So what about what Back to the Future got wrong? You see CDs and laserdiscs all over the place in the movie rather than data storage devices like the USB drives you would mostly likely see on a day to day basis in the real world. While CDs still have uses, they’re nowhere near as common as they are in the movie. To find out how CDs work check out our Compact Disc/DVD topic and to learn about USB drives check out our Data Storage Devices topic.
A major thing the movie missed was smartphones and it really stands out in a modern viewing of the movie. Nowadays you often see people phone in hand – even when they’re walking about but personal devices like that weren’t really featured. Instead all of the tech was shared rather than belonging to individuals.
What it got wrong:
But the biggest thing that the movie predicted wrong?
That’s right, fax machines. They’re everywhere in the movie – even in the middle of the street but you hardly see or use them today. Even companies and organisations that still use faxes often use a digital version rather than an old fashioned fax machine. To find out how they work and what they were (are?) used for check out our Fax Machine topic.
Futurology, or predicting social and technological advancements, is an important part of advancement and all it takes is a knowledge of science and a healthy imagination. Can you imagine what technology and the world will look like in another 30 years? Perhaps movies in 30 years we’ll be looking at movies like The Martian to see how close they got. Check out our blog post on the technology in The Martian to find out how realistic it is.
You may be able to fit all of the planets in the solar system between Earth and Mars but that won’t stop us from going there (but hopefully without leaving anyone behind!)
There’s actually some pretty good science in Ridley Scott’s Sci Fi blockbuster The Martian and it’s pretty hard to watch it and not come out excited about science and the future of space travel. This is in good part due to NASA helping out with the movie which really adds to the realism.
Chiwetel Ejiofor, who plays the NASA mission director in the film, described it best as “an amazing merging of fact and fiction. I was really excited about the ideas in the movie and actually going to Mars. Because there was so much research and detail, everything had this feel of being deeply realistic.”
NASA is really trying to capitalise on the buzz and have made some great resources tied to Mars and The Martian that you can use to do the same in your classroom:
But you don’t have to rely on NASA for educational resources related to The Martian; there’s some great BrainPOP UK topics you can use as well!
Here are our top picks for topical Martian BrainPOP movies:
Obviously getting to grips with the red planet is top of the list. This movie covers everything we know about Mars and what we’ve done so far to find it out.
Space flight is pretty key in The Martian – you’re not getting to Mars without it. This movie covers what it takes to get into space; how to get around once your up there; and, probably most importantly of all, how to get home. The realities of space travel, particularly long-haul space travel, can be hard to communicate and this topic helps to get across the massive distances and huge technological advances involved.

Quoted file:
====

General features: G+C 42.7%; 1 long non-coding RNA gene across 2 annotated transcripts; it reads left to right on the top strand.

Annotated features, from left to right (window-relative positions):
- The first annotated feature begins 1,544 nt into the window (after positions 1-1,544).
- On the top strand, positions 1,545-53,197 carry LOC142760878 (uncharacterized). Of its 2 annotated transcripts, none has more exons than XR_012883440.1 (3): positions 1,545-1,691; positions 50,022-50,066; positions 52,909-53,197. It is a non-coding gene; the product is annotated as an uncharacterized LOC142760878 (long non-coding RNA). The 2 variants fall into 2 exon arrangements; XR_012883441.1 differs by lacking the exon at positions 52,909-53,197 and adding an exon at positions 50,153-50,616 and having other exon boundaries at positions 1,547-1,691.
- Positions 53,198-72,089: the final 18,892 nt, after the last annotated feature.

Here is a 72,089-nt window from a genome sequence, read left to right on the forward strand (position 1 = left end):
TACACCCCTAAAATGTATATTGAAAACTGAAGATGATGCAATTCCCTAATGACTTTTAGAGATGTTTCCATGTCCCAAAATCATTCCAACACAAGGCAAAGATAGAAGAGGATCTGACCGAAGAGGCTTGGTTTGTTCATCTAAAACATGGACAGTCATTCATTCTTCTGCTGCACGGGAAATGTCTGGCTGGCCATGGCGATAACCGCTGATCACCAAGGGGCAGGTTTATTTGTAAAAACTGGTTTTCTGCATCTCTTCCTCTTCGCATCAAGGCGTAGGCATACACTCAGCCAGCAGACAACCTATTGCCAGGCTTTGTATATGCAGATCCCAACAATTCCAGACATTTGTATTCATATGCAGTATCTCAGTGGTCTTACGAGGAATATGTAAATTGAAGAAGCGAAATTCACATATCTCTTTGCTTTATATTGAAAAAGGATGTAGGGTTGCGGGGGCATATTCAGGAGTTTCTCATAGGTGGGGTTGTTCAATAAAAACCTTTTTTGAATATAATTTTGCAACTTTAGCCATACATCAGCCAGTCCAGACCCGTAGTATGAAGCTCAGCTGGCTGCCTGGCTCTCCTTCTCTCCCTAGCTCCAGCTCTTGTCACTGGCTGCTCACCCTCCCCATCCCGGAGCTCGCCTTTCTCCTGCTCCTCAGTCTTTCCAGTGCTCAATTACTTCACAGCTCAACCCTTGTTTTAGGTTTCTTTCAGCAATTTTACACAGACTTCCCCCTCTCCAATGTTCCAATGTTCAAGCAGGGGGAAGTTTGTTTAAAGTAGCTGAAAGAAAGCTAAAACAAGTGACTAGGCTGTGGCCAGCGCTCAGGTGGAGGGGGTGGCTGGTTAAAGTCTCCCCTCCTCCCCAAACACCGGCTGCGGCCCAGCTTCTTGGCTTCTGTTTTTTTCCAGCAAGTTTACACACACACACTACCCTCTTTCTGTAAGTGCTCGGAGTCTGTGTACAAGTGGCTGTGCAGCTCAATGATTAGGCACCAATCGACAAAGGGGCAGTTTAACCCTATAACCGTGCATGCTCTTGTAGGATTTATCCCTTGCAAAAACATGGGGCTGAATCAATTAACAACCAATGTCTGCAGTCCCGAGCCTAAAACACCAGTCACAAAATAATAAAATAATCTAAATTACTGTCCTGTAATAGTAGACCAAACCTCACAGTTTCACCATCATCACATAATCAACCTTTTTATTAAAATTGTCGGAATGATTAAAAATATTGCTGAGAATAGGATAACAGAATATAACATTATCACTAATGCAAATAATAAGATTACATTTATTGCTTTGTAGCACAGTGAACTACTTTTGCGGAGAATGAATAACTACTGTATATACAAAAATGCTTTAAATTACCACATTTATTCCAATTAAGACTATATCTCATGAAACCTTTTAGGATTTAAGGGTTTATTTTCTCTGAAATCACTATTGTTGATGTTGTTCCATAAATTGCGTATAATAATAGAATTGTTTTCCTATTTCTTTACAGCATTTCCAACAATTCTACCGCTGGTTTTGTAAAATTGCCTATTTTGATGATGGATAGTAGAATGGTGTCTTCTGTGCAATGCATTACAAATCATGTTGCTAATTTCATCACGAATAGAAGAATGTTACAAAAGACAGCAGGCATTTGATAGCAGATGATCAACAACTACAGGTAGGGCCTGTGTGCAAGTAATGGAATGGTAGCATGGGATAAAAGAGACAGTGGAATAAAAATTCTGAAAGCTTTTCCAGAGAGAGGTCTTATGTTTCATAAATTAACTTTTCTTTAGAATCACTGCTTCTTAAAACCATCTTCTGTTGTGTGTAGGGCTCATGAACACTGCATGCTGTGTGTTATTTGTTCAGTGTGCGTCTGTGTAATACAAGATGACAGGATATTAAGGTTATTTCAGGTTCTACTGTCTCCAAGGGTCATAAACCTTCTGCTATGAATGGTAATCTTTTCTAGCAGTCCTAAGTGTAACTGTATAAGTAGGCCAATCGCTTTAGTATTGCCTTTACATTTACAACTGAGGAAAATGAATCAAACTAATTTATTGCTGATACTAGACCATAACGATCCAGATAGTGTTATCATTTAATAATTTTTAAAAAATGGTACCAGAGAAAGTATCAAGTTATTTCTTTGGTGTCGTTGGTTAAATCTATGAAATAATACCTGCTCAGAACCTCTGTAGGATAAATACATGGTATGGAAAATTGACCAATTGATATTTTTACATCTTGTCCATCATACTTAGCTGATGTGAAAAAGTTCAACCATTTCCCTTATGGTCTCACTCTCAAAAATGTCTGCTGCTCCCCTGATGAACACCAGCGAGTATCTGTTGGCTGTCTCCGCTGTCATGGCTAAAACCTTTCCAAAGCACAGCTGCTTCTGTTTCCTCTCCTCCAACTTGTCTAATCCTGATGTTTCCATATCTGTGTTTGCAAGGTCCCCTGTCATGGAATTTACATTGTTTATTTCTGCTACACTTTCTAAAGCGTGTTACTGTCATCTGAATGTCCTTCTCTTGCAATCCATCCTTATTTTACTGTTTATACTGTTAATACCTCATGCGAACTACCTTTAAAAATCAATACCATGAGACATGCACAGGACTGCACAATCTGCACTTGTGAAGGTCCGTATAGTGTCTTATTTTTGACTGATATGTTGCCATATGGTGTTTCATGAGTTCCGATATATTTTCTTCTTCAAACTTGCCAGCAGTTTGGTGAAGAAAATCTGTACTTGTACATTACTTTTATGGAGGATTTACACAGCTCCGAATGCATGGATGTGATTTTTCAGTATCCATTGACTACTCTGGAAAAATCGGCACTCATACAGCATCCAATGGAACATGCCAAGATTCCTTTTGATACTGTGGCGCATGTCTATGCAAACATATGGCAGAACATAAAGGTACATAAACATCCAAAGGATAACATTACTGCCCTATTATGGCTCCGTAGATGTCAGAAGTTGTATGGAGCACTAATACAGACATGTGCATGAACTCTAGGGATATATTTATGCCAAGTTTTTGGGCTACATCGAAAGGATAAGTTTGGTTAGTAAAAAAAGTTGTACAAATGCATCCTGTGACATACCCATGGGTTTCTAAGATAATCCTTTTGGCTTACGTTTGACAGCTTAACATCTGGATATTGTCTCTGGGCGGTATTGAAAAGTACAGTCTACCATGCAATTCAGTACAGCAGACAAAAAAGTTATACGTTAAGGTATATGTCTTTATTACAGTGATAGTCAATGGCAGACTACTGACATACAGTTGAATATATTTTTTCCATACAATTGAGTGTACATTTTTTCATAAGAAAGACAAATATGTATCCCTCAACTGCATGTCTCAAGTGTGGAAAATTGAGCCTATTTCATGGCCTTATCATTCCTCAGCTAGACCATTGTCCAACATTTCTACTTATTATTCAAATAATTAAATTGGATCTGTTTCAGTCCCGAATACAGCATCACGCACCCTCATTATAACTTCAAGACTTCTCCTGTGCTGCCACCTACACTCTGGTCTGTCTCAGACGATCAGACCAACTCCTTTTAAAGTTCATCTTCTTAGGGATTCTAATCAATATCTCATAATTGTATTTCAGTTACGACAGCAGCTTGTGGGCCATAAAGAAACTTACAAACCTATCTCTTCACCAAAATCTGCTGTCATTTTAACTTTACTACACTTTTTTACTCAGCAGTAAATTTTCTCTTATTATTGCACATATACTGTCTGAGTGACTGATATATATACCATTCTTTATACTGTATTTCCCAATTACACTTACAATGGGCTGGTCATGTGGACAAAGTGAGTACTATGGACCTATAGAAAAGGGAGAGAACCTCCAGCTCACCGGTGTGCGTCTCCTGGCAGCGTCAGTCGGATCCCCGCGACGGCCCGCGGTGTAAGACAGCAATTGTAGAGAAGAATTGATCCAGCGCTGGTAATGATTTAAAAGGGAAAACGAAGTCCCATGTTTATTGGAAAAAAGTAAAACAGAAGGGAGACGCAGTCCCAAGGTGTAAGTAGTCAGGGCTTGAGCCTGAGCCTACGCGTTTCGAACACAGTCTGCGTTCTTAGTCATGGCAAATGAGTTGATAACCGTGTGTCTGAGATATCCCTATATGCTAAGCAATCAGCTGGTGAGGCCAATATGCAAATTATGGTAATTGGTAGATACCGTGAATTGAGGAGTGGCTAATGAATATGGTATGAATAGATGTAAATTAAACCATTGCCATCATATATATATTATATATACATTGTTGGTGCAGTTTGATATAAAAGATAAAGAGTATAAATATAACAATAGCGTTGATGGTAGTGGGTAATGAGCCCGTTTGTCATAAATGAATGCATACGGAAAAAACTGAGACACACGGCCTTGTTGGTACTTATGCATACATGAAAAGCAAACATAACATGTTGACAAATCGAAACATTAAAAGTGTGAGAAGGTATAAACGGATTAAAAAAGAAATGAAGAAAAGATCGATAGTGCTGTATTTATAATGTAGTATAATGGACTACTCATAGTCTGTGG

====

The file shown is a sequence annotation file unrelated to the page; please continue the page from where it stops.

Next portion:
The Martian is in many ways a love story about science, space exploration, and most of all NASA. Everyone part of the mission in the movie is deeply devoted to science and furthering human space exploration and the audiences feels incredibly invested as well. Check out BrainPOP’s Apollo Project movie to bask in NASA’s past successes and marvel at how we managed to get to the moon with computers less powerful than your smartphone. If we can go to the moon, just imagine what we could do with future technologies!
International Space Station
It takes international help and cooperation to get Mark Watney home in the Martian and nothing is quite like the international cooperation involved in the building, maintenance and staffing of the International Space Station. Not only is it amazing as a feat of global cooperation there’s also some pretty amazing experiments happening up there and new technologies are being developed all the time because of it. In fact, what we’re learning from the ISS as the only microgravity lab is absolutely critical to future missions to Mars!
Did we lose you? We know it’s not as exciting sounding as space flight but without his solar panels Watney really couldn’t have survived, plus we saw him dragging them around so much they might even count as a character (but not as much as the rover!) and as we don’t have a movie specifically on potatoes this one will just have to do.
The Martian is a really fun film but possibly the best thing about it is coming out of the cinema feeling excited about science and about heading to Mars in the future. Perhaps there’s a future astronaut in your class waiting to be inspired.
And finally we’ll leave you with a NASA promotional video with Ridley Scott, the director of The Martian, talking about the NASA’s exploration plans for Mars in the future!
Big news for our Antipodean friends! BrainPOP UK is now fully mapped to the Australian curriculum.
We’ve been working hard over the summer months to add a Australia to sit alongside our current English and Scottish curriculum mapping. To try it out visit our curriculum mapping tool, select ‘Australia’, and browse from there by year group.
It’s that simple!
When you’ve found the objective you’re looking for it will list one or more topics that best fit (bear in mind we don’t claim to have a topic for every objective – that’s not really what BrainPOP’s about).
If you’re looking for something specific use our predictive keyword search or drill down through the subjects.
We’d be keen to to hear from Australian teachers that use BrainPOP and hear your feedback. If you’ve got any questions then get in touch!